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United Airlines has shrugged off international condemnation for its decision to continue actively using Russian airspace despite President Vladimir Putin’s increasingly desperate invasion of Ukraine and the unfolding humanitarian disaster.
The Chicago-based airline regularly flies through Russian airspace to connect the United States with India. From Newark, the carrier flies non-stop to Mumbai and Delhi and from San Francisco, United operates a daily service to Delhi.
On Monday, United Airlines flight UA867 departed San Francisco with a flight plan filed that will see the roughly one-year-old Boeing 787 Dreamliner fly straight through Russian airspace in order to reach India.
The advantage of flying a northerly route that requires intersecting Russia is that the total distance and flight time is a lot less than taking a more southerly route through Europe and the Middle East.
But by taking the northerly route, United is required to pay Russia for the privilege of using its airspace. Critics have slammed United for what they claim is a business practice that is helping to fund Putin’s war in Europe.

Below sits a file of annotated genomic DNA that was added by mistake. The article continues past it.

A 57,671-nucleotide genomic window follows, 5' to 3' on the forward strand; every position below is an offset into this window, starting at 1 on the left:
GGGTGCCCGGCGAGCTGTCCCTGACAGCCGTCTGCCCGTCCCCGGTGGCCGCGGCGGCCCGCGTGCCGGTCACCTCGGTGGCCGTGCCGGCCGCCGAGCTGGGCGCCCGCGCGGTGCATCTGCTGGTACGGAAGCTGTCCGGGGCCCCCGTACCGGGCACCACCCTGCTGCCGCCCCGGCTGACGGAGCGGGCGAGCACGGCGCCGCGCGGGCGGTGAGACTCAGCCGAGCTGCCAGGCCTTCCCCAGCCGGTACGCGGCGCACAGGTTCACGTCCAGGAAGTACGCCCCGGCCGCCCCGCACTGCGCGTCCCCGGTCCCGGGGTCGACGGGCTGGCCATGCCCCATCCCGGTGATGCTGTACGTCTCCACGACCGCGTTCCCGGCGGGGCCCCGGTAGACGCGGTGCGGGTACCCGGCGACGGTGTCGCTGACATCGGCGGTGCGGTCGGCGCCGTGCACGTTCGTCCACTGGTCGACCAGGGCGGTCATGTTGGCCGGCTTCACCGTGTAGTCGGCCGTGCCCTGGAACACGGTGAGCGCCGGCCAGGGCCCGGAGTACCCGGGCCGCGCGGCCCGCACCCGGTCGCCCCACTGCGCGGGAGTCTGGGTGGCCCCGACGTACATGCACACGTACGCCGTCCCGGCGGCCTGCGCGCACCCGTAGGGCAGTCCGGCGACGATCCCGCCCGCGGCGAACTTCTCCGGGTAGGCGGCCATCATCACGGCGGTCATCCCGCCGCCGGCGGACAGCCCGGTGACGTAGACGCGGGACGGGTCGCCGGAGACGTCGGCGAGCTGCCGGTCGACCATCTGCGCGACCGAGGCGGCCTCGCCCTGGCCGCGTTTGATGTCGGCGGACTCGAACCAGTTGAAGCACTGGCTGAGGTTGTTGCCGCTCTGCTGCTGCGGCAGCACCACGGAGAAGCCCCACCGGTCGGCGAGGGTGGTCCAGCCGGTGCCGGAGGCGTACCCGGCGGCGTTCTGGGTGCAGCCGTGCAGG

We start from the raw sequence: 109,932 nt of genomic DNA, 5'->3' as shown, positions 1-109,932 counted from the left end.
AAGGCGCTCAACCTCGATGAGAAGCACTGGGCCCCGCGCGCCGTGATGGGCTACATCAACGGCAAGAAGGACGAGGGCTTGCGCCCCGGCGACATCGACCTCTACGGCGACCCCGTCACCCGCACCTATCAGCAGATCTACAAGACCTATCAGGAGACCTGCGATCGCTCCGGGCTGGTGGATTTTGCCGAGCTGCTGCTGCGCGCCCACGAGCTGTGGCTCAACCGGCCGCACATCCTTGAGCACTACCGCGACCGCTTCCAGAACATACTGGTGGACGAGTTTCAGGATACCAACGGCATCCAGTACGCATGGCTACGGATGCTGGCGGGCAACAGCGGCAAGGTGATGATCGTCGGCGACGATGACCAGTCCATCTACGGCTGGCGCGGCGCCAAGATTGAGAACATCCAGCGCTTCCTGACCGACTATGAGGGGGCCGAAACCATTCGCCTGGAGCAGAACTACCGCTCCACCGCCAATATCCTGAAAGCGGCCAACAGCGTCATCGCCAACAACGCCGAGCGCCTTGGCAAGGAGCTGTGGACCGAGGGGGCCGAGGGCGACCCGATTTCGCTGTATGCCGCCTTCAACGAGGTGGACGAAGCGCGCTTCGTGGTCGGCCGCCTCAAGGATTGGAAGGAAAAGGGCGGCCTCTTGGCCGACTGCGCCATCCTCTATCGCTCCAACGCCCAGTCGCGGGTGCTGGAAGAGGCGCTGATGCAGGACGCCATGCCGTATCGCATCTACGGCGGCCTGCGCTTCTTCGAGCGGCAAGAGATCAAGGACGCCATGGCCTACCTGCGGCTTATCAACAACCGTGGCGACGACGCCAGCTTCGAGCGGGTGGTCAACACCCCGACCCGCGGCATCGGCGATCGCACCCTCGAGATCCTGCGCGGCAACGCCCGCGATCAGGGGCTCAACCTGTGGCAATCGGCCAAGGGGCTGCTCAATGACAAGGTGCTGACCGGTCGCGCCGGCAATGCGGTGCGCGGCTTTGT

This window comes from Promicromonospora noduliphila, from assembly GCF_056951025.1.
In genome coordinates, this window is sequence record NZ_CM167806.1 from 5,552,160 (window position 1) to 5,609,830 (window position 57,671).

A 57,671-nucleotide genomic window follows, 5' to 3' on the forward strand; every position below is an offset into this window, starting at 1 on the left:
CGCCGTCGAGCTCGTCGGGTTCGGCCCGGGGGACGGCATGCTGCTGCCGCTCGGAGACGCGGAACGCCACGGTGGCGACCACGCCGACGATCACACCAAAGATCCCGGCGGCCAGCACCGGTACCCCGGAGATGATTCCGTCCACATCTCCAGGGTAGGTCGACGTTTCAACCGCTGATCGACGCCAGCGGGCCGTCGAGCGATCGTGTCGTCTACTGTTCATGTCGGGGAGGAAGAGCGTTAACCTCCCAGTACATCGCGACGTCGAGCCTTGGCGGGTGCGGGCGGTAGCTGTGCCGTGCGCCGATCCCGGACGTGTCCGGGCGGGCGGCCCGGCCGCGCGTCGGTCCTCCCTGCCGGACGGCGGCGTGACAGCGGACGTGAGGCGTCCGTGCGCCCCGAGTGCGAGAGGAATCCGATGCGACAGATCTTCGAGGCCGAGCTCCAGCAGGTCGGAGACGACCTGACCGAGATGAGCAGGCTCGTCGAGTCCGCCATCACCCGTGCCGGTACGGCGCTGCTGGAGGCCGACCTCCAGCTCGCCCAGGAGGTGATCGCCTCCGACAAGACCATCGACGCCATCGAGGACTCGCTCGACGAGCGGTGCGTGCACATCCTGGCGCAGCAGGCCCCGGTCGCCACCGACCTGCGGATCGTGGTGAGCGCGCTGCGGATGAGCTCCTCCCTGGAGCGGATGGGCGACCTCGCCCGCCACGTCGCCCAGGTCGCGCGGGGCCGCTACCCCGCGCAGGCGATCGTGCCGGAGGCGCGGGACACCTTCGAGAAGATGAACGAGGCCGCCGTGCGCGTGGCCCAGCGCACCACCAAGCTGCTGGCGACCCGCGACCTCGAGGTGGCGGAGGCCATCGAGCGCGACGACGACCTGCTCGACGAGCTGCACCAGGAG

United is now the only U.S. airline to operate flights via Russian airspace after both American Airlines and Delta switched flight plans to a more southerly route on February 24. United appears to have followed suit on its Newark services but not from San Francisco.
A spokesperson for the carrier said it was “in frequent communication with the federal government on the issue,” but the airline refused to commit to withdrawing its planes from Russian skies.
Last week, Delta Air withdrew its codeshare agreement with Russian flag carrier Aeroflot, while American Airlines has now suspended its interline agreement with Aeroflot and the private Russian carrier S7.
Unlike its northern neighbours and much of Europe, the United States has not banned Russian jets from its skies and in return, U.S. planes are still legally allowed to use Russian airspace.
Despite its home country not imposing airspace restrictions on Russian jets, Singapore Air has decided not to overly Russia for the time being, while carriers from the Persian Gulf and Asia continue to actively use Russian airspace.
Emirates boss Sir Tim Clark revealed on Sunday that the Dubai-based airline was preparing to reroute flights through Europe should the situation further deteriorate.
Mateusz Maszczynski honed his skills as an international flight attendant at the most prominent airline in the Middle East and has been flying throughout the COVID-19 pandemic for a well-known European airline. Matt is passionate about the aviation industry and has become an expert in passenger experience and human-centric stories. Always keeping an ear close to the ground, Matt's industry insights, analysis and news coverage is frequently relied upon by some of the biggest names in journalism.